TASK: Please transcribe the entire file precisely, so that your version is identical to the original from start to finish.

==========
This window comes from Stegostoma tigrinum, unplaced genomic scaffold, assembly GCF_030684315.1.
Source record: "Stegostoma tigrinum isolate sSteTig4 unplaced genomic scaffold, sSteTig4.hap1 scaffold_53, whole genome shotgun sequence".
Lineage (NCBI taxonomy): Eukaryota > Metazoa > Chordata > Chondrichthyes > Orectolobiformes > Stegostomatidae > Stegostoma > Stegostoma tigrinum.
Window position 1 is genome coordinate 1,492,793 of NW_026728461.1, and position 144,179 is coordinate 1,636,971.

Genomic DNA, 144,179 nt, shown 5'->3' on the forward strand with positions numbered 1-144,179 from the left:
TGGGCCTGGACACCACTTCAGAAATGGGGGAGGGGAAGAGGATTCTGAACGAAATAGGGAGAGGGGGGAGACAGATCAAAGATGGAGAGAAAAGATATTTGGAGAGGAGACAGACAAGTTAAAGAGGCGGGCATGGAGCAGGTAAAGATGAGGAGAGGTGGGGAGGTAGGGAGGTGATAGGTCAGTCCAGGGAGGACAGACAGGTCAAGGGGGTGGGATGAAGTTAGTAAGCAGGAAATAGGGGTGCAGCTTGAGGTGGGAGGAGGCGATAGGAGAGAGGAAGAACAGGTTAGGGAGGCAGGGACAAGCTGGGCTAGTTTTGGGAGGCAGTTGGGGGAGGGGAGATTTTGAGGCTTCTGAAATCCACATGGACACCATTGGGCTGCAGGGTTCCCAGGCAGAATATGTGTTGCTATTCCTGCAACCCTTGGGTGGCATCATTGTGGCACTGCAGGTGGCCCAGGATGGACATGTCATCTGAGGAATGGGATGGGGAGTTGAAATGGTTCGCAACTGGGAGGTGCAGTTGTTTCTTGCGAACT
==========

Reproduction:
This window comes from Stegostoma tigrinum, unplaced genomic scaffold, assembly GCF_030684315.1.
Source record: "Stegostoma tigrinum isolate sSteTig4 unplaced genomic scaffold, sSteTig4.hap1 scaffold_53, whole genome shotgun sequence".
Lineage (NCBI taxonomy): Eukaryota > Metazoa > Chordata > Chondrichthyes > Orectolobiformes > Stegostomatidae > Stegostoma > Stegostoma tigrinum.
Window position 1 is genome coordinate 1,492,793 of NW_026728461.1, and position 144,179 is coordinate 1,636,971.

Genomic DNA, 144,179 nt, shown 5'->3' on the forward strand with positions numbered 1-144,179 from the left:
TGGGCCTGGACACCACTTCAGAAATGGGGGAGGGGAAGAGGATTCTGAACGAAATAGGGAGAGGGGGGAGACAGATCAAAGATGGAGAGAAAAGATATTTGGAGAGGAGACAGACAAGTTAAAGAGGCGGGCATGGAGCAGGTAAAGATGAGGAGAGGTGGGGAGGTAGGGAGGTGATAGGTCAGTCCAGGGAGGACAGACAGGTCAAGGGGGTGGGATGAAGTTAGTAAGCAGGAAATAGGGGTGCAGCTTGAGGTGGGAGGAGGCGATAGGAGAGAGGAAGAACAGGTTAGGGAGGCAGGGACAAGCTGGGCTAGTTTTGGGAGGCAGTTGGGGGAGGGGAGATTTTGAGGCTTCTGAAATCCACATGGACACCATTGGGCTGCAGGGTTCCCAGGCAGAATATGTGTTGCTATTCCTGCAACCCTTGGGTGGCATCATTGTGGCACTGCAGGTGGCCCAGGATGGACATGTCATCTGAGGAATGGGATGGGGAGTTGAAATGGTTCGCAACTGGGAGGTGCAGTTGTTTCTTGCGAACT